Adjusting Between Online and Offline Play
Online and Offline Play
Whether you are playing online or off... the game is the same. You adhere to the same rules in an online poker room as you do in a live game with friends. However, there are certain characteristics of an online poker game that must be accounted for when you sit down to play if you hope to be successful in the long run.
The pace in an online card room is much quicker than that of a live game. Obviously this is because you do not have to wait for all of the usual physical aspects of the game to be completed, and there are time restrictions for each action in any game. Most of the time you will sit at a table with the same opponents for no more than 30 minutes or an hour, as opposed to live games, where you are likely to play for several hours with the same small group of people. The fast pace of the game encourages players to move around, looking for the best tables to seat themselves at. It also provides people the opportunity to play a few hands, or a few minutes, and leave. This characteristic of online poker rooms should weigh on your decision-making rationale at the table. Primarily, it should lessen the importance of advertising at the table, or creating an image for yourself in order to gain value in the form of called bets in future hands. The fact is, unless the players you are seated with are regular opponents, you are very unlikely to actually gain any value from consciously attempting to create an image at the table. Ninety percent of the players you are up against will not be around in the future when you are able to put that image to use. So while you are seated at a sit n' go tournament or a quick paced ring game... don't compromise your play in order to create an image at the table... it will not add any value to future plays as it would in an offline, live game.
The type of setting you are playing in also should determine which aspects of your play you concentrate on utilizing at the table. In an online game, your opponents are not intimidating looking men, or dainty, passive-looking women... they are simply names and cartoon-like characters. As a result of this, much of the psychology present in live poker is missing from online games. For players who have a difficult time applying a "poker face" or bluffing in a live game, this works to their advantage. For others however, it may mean that they are missing an integral component of their poker strategy. Whatever the case, the truth is that this virtual environment often makes bluffing less effective than it otherwise would be in a live game. Not only are you able to make a bet without attempting to disguise your emotion, you need only click a button to place your chips in the pot, as opposed to physically removing them from your stack. As a result of this characteristic, bluffing is much more common online than it is in live games. You will need to avoid becoming a player who spends most of his time bluffing... Concentrate on playing your best game and consistently attempt to gain a read on your opponents' betting patterns in order to determine when they are likely to be bluffing. Don't ignore the bluff altogether—it is a very effective weapon in any solid player's arsenal—but do not get caught up bluffing too much because it is too easy to do, it will surely hurt you in the long-run, and most likely the short-run as well.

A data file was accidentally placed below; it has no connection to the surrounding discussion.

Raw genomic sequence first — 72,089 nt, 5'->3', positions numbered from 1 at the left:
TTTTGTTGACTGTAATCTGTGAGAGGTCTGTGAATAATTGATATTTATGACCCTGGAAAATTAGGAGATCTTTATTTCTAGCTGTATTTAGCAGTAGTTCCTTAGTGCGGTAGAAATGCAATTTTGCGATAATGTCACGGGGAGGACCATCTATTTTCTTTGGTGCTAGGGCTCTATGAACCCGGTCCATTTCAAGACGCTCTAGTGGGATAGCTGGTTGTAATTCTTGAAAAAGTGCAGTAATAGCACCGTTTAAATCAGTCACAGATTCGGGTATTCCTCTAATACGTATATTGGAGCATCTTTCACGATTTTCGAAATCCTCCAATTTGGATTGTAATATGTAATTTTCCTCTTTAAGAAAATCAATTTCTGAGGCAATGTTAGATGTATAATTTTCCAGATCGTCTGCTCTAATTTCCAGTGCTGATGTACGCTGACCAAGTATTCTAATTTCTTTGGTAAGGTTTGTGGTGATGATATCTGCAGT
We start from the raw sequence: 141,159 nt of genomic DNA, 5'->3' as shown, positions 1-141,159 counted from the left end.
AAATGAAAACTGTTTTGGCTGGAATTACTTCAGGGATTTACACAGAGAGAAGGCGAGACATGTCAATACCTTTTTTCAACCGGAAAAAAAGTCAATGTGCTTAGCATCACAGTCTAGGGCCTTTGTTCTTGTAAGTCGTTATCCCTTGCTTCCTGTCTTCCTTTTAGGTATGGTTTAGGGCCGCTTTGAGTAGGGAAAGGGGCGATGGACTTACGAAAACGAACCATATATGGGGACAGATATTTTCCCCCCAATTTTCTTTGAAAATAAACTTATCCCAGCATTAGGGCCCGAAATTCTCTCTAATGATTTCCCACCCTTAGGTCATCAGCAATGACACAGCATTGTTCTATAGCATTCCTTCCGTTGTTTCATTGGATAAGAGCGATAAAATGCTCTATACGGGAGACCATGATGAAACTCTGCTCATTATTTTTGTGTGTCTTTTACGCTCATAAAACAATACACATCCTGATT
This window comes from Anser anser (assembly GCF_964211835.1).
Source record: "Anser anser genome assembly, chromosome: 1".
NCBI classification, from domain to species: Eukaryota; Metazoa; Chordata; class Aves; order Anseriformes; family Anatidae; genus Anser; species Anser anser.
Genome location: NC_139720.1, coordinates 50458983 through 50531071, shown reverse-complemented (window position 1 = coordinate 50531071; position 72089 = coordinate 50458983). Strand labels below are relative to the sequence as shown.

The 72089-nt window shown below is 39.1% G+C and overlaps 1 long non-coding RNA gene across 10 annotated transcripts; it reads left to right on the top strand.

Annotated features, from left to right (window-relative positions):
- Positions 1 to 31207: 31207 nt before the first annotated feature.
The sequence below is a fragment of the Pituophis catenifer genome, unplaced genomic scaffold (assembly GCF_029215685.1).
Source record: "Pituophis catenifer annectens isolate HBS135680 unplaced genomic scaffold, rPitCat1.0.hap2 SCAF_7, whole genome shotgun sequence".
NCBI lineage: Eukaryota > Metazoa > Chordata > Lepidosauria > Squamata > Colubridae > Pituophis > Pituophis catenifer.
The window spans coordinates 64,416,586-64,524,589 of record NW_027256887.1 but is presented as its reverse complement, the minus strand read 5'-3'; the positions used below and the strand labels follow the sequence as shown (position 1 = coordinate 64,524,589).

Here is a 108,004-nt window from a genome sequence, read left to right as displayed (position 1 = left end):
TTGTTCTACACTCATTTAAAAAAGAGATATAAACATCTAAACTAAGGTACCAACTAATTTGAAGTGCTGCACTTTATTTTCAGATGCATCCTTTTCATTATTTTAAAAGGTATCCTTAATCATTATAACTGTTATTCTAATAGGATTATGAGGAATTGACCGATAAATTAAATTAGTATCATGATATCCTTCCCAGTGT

When playing online, you will also find that it really isn't necessary to devote 100% of your attention to the game. In a live game there are few distractions... you are there to play cards, and playing cards is what you do. Online however, you not only have the ability to play more than one table at a time, you also have the entire internet at your finger tips. Chances are you will be browsing the web, listening to music, reading email or instant messaging friends while you are playing. And that goes without mentioning the TV on in the background, or the distractions arising from the people in your household. In order to be a solid online player, you will need to learn to minimize the effects of these distractions. Recognize that you are playing cards, so playing cards is what you should be doing. Avoid playing too many tables at once, and avoid diverting your attention from the table unless it is really necessary. Remember, your opponents are likely to be playing more absent-mindedly as a result of the regular distractions that they are unknowingly letting diminish their ability to make rational decisions at the table. By recognizing and eliminating as many distractions as possible, you will gain a competitive advantage over your opponents, and isn't that what poker is all about?
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